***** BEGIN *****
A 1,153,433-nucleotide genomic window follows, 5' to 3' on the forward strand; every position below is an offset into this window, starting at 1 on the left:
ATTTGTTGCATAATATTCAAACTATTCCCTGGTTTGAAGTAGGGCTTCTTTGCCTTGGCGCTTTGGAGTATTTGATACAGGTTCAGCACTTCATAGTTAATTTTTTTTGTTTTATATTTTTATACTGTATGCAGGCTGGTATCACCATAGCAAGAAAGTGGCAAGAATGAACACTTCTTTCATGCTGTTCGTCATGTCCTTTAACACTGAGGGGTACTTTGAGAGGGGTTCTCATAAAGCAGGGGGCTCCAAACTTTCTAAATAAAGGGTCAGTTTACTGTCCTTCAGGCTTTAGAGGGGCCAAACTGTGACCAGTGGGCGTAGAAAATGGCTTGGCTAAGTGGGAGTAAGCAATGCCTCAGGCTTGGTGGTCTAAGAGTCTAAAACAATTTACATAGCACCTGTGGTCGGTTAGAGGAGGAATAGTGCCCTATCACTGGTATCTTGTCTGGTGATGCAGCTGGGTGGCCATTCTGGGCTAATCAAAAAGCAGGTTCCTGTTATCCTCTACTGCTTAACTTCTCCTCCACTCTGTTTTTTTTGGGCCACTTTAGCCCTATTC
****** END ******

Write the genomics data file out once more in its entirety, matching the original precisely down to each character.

A 1,153,433-nucleotide genomic window follows, 5' to 3' on the forward strand; every position below is an offset into this window, starting at 1 on the left:
ATTTGTTGCATAATATTCAAACTATTCCCTGGTTTGAAGTAGGGCTTCTTTGCCTTGGCGCTTTGGAGTATTTGATACAGGTTCAGCACTTCATAGTTAATTTTTTTTGTTTTATATTTTTATACTGTATGCAGGCTGGTATCACCATAGCAAGAAAGTGGCAAGAATGAACACTTCTTTCATGCTGTTCGTCATGTCCTTTAACACTGAGGGGTACTTTGAGAGGGGTTCTCATAAAGCAGGGGGCTCCAAACTTTCTAAATAAAGGGTCAGTTTACTGTCCTTCAGGCTTTAGAGGGGCCAAACTGTGACCAGTGGGCGTAGAAAATGGCTTGGCTAAGTGGGAGTAAGCAATGCCTCAGGCTTGGTGGTCTAAGAGTCTAAAACAATTTACATAGCACCTGTGGTCGGTTAGAGGAGGAATAGTGCCCTATCACTGGTATCTTGTCTGGTGATGCAGCTGGGTGGCCATTCTGGGCTAATCAAAAAGCAGGTTCCTGTTATCCTCTACTGCTTAACTTCTCCTCCACTCTGTTTTTTTTGGGCCACTTTAGCCCTATTC